A lust for sex and a lust for real estate are familiar passions to many, notwithstanding the plummeting co-op market and those libido-dampening Dow numbers. But these primal drives take on an eerie, entrancing strangeness in the gutsy revival of Eugene O’Neill’s “Desire Under the Elms” that opened Monday night at the St. James Theater. Portraying a stepmother and stepson doomed to enact a feverish, erotic dance that will ultimately destroy them, Carla Gugino and Pablo Schreiber fight like tigers in a cage over a legacy of land, even as their bodies cleave violently together, aflame with urgent need.
First seen at the Goodman Theater in Chicago, where it was the centerpiece of a winter festival devoted to O’Neill, this visually spectacular production wraps his powerful but problematic 1924 play in a big bear hug, making no attempt to throw a blanket of soft naturalism over its sometimes glaring flaws. On the contrary, the director Robert Falls, who led the last Broadway revival of “Long Day’s Journey Into Night,” honors O’Neill’s ambition to transplant Greek tragedy to American soil by mounting the play on an epic scale, even adding a few expressionist touches of his own. (A recording by Bob Dylan is unexpectedly heard.)
Do not bother to scan the sky-high rock piles of Walt Spangler’s set for glimpses of the titular trees, however. Mr. Falls has eliminated them, allowing the close, coddling maternal symbolism they are meant to provide to go by the wayside. It is not much missed. “Desire Under the Elms” dates from what might be called O’Neill’s High Freudian phase, which would also include the trilogy “Mourning Becomes Electra” (a modern-day retelling of Aeschylus’ “Oresteia”) and “Strange Interlude,” a long evening’s journey into the tortured heart of a neurotic named Nina.
Although the plot of “Desire” is drawn directly from Euripides’ “Hippolytus,” and O’Neill played down Freud’s influence, the Oedipal instinct is front and center in the psyche of the young Eben Cabot (Mr. Schreiber), who still mourns his mother’s death and bitterly blames his father, Ephraim (Brian Dennehy), for working her as hard as he works himself and his three sons on their New England farm. (Boris McGiver and Daniel Stewart Sherman play Eben’s brothers, loutish brutes who abandon the farm to pursue gold rush dreams in California.)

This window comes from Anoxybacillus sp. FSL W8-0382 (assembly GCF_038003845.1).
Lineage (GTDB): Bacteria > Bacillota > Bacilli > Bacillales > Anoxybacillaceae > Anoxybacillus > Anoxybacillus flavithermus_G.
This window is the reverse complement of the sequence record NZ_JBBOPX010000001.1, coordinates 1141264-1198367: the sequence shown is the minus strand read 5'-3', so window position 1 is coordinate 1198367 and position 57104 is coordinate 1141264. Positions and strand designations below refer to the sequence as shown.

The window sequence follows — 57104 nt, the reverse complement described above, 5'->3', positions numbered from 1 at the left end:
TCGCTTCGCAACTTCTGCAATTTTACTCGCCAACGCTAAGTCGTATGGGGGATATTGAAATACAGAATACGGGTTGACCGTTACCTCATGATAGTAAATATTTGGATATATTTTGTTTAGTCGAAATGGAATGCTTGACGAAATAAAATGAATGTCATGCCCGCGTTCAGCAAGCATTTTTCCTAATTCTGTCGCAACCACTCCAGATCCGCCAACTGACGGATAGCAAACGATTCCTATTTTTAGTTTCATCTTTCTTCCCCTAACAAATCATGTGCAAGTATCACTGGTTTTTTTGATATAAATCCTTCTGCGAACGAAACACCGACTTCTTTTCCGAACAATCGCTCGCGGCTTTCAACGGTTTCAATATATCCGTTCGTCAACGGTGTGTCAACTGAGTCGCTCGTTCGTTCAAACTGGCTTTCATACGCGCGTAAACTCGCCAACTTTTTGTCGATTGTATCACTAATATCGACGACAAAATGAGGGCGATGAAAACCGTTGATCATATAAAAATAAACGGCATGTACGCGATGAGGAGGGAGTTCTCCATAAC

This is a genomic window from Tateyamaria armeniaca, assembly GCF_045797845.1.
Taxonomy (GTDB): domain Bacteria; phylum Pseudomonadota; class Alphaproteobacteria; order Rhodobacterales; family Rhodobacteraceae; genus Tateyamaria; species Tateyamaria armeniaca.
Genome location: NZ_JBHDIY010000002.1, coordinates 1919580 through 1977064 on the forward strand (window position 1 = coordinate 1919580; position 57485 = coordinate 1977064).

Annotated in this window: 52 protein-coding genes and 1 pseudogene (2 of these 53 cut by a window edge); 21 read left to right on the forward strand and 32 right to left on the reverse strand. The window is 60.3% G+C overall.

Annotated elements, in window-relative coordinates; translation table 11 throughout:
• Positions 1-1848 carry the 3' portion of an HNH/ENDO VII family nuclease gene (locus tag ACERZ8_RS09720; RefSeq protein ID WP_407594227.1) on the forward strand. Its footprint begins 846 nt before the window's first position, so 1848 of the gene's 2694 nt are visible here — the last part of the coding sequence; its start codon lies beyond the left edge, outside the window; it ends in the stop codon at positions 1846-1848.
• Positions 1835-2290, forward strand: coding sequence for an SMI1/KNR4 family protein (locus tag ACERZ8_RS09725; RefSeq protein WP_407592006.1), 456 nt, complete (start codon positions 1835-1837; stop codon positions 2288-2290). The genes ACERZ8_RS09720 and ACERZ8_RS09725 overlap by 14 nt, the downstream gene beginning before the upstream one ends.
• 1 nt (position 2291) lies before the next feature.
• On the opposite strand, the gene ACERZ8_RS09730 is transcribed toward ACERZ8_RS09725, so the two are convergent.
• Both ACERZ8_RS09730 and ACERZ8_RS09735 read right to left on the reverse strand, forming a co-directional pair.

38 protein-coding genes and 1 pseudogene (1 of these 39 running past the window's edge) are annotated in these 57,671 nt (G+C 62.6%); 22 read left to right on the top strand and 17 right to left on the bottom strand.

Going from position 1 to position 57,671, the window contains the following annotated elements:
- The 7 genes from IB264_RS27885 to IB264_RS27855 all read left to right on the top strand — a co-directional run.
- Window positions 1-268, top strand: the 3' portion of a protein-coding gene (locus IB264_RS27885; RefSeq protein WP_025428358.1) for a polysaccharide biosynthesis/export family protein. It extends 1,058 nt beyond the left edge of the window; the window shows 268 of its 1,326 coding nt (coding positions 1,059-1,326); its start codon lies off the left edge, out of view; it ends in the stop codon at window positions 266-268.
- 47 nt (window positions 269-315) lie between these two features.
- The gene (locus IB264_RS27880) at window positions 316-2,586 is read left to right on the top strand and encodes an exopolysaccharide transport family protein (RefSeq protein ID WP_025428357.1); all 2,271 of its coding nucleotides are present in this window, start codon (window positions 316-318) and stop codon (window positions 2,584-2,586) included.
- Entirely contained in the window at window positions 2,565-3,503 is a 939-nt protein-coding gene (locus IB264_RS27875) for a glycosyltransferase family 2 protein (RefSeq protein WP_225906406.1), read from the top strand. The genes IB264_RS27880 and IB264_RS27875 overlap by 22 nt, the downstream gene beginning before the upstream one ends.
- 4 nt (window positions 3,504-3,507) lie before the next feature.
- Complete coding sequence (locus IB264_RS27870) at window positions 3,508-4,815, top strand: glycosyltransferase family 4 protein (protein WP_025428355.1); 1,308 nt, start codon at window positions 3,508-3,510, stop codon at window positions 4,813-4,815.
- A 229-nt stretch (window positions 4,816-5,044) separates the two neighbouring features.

When Ephraim brings home a blushing rose of a new bride, Abbie (Ms. Gugino), Eben is enraged at the potential loss of his inheritance, until the hypnotic allure of his stepmother begins tearing down his emotional defenses.
The process is enacted with captivating magnetism by these two exciting actors. Rarely has sexual passion been depicted with such tense, animalistic ferocity on a Broadway stage. After a somewhat ponderous start, during which we have a little too much time to marinate in the stagy, countrified dialect O’Neill employs, the temperature rockets upward when Abbie and Eben meet and exchange a long glare in the farmhouse kitchen. Mr. Schreiber, with a backwoods face and beefcake body, radiates a febrile, simmering fury in a performance of taut intensity. From beneath a dark fringe of hair, Eben’s eyes glow with compulsion, recognizing in the delicate-seeming Abbie a formidable competitor, and scorning her as a “harlot” tarnishing the memory of his sacred mother.
Abbie’s approach is more accommodating. She has learned the harsh compromises life demands and made a cruel bargain by marrying the flinty, much older Ephraim. In Eben, her rival for the home she has finally found, she also instinctively sees a source of sexual and emotional consolation. Embracing the florid extremes of the role with a thrilling bravado, Ms. Gugino makes us see with painful clarity how these two conflicting desires corrode Abbie’s psyche so completely that they are finally blended into one consuming need to retain Eben’s love at all cost. It is a brave, luminous, ultimately haunting performance.
As the ornery Ephraim, proud of his independence but secretly longing for understanding, Mr. Dennehy has grown into the role since the Chicago run. His craggy face resembles a worn rock in which time and experience have etched hard lines, but Mr. Dennehy didn’t before seem to possess in his bones the grim, flinty spirit of the man. He does now, at least in fierce flashes. During the scene in which Ephraim exults in his new fatherhood — taunting Eben with the loss of his inheritance, unaware that his son has fathered Abbie’s child — Mr. Dennehy exudes the hungry malice of a jackal tearing away at a rodent.
“God’s hard, not easy,” Ephraim observes with a measure of satisfaction. The same could be said for many a second-tier O’Neill play. This great American playwright never shied from a dramatic challenge, even if he sensed that his talents might not be equal to the demands placed on them. His weaknesses are extravagantly apparent in “Desire Under the Elms.” The writing can be repetitive and painfully overexplicit, the attempts at poetry blunt and strained. Rather than achieving the grand synthesis of tragedy and humble domestic drama that O’Neill envisioned, the play sometimes comes across as melodrama overblown to mythic proportions.
And yet O’Neill wrote with a deep understanding of the destructive clash between the ferocity of human needs and the hard exigencies of life, and held a deep belief in the power of drama to imbue human experience — even the most sad or sordid — with a moving grandeur. With Ms. Gugino, Mr. Schreiber and Mr. Dennehy giving performances of unflagging commitment and exposed feeling, the production manages to transcend the play’s flaws to transmit the penetrating truth of O’Neill’s underlying vision, of the ineradicable human need to possess and be possessed.